The Sunday Times, December 24, 2000, by Lesley White
 

Colin Firth may be bright, but he's defiantly unstarry
and back on the small screen. So what could follow Mr Darcy?
Don Quixote (sort of)
 
 
 

The Windmills

of His Mind

What did you expect: Mr Darcy in a Dolce & Gabbana suit? For those unprepared for his slight and self-effacing countenance, Colin Firth could be a sore disappointment. Far from filling the space between us with brooding magnetism and Chanel's Egoïste, he's a bit like an intense postgraduate student, keen on beer and long pub conversations about T S Eliot. Clad in a black ensemble that might be designer or thrift-shop, but certainly conveys no pleasure in appearance, is a man who speaks so quietly that I have to stick my tape recorder under his nose, and he apologises.

Those who know more of his work than the obligatory Pride and Prejudice, who saw his brain-damaged Falklands casualty in Tumbledown or his Pinter-directed Caretaker, will not be surprised by the contrast. This is not Bridget Jones's dreamboat, treating you to a penetrating Ralph Fiennes gaze to seal his own gorgeousness. None of that. Firth is affable, straightforward, intelligent, just an actor—but one whose looks encouraged an unwanted celebrity, who knows he owes them big-time but is properly embarrassed by the idea.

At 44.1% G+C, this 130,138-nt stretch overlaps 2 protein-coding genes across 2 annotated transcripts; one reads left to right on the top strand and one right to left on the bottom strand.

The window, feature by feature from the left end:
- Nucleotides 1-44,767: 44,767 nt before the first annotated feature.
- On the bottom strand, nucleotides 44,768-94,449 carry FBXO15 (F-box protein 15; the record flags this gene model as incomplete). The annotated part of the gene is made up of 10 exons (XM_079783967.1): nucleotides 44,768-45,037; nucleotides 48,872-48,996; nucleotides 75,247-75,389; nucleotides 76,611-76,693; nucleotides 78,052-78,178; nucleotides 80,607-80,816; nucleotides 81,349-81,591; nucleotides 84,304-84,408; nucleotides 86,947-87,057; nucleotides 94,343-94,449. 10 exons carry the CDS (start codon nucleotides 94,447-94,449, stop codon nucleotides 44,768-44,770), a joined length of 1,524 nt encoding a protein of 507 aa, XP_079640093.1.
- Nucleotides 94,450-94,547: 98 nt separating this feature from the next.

This Christmas, he is the handsomest face of the schedules in the television film Donovan Quick, a feel-good morality fable about a man from nowhere who sets about solving the problems of a family struggling with poverty, disability and drink. Loosely based on Cervantes's knight errant, Don Quixote, his character does good in atonement for a past misdemeanour, until the men in white coats make him well, and nasty, again. "They cure him enough to go back to being an a***hole, because we live in a world where doing good is mocked and sophistication and jadedness are what we admire."